Wednesday, February 16, 2011

The Other Mortgage Bailout

I'm ashamed I missed this one: We're already backstopping another mortgage bailout.

I've written before about my opposition to various schemes that force all taxpayers to take on catastrophic risks of loss that only benefit people who live in high risk areas, (like a plan to let the national flood insurance program practically give away hurricane insurance, or another great idea to force all of us to take on earthquake and hurricane risk.)

A recent report by Aon Benfield, one of the largest insurance brokers quantifies the earthquake risk Fannie Mae and Freddie Mac take.  That's right, neither agency ever required borrowers to have earthquake insurance.  That means all those mortgages in California, guaranteed by the two agencies, would be covered after the Big One, without even the indignity of the governor having to beg for a bailout!

How much is at stake?  Insurance companies typically look at a one in 250 year loss as an extreme (but possible) measure of risk.  Aon pegs the loss to Fannie and Freddie in a 1 in 250 quake at $33 billion.  That's right: Fannie and Freddie stand to lose $33 billion in an earthquake--not counting any credit losses!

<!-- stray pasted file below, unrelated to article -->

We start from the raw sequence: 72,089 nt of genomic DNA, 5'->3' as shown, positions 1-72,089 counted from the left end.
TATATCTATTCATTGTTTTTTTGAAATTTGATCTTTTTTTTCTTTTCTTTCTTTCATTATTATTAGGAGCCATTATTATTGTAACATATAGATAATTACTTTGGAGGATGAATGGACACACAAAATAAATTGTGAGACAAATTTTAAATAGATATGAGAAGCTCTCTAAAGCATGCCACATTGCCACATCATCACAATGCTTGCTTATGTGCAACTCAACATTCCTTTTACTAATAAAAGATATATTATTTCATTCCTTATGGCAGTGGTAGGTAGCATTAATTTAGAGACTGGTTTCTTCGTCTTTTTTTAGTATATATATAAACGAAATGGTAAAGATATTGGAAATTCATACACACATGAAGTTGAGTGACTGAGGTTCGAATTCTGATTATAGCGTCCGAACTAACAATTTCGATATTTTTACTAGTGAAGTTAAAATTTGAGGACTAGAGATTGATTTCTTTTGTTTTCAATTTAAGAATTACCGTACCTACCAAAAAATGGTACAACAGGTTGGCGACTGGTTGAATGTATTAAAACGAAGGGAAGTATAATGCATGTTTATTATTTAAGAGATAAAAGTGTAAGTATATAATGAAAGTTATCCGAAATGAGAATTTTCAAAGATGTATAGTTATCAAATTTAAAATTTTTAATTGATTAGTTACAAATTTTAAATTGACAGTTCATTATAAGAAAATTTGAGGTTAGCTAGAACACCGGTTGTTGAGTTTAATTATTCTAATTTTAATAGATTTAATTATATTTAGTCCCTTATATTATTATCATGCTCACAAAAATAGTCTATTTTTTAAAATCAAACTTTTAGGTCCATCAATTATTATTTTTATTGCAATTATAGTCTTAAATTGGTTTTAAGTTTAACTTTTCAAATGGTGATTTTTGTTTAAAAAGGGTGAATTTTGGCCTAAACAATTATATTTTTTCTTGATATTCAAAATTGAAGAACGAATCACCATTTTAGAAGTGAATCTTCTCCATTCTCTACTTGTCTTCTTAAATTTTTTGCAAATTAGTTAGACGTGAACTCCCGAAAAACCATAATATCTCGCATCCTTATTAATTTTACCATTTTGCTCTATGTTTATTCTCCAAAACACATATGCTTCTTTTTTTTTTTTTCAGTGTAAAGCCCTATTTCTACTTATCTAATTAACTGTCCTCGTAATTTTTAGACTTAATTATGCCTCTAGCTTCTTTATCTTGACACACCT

For fun, let's put that in the context of Fannie and Freddie three years ago.  (Yes, I'm assuming their quake exposure hasn't really changed in three years.)  At year end 2007, Fannie Mae had $44 billion of equity. Freddie Mac had $26.7 billion.  So, it's probably not far off that the combined entities had only about 2x the capital that they could have lost in a single, major earthquake.

Again, according to Aon Benfield, (not just me!) a reasonable commercial insurance company doesn't risk more than a 20% loss in book value in a 1:250 event.  So, the mortgage giants were taking risk as if they were a combined $168 billion book value insurer of earthquake risk, when they had less than half.

I know, like we need another reason to declare Fannie and Freddie insane exercises in risk taking...

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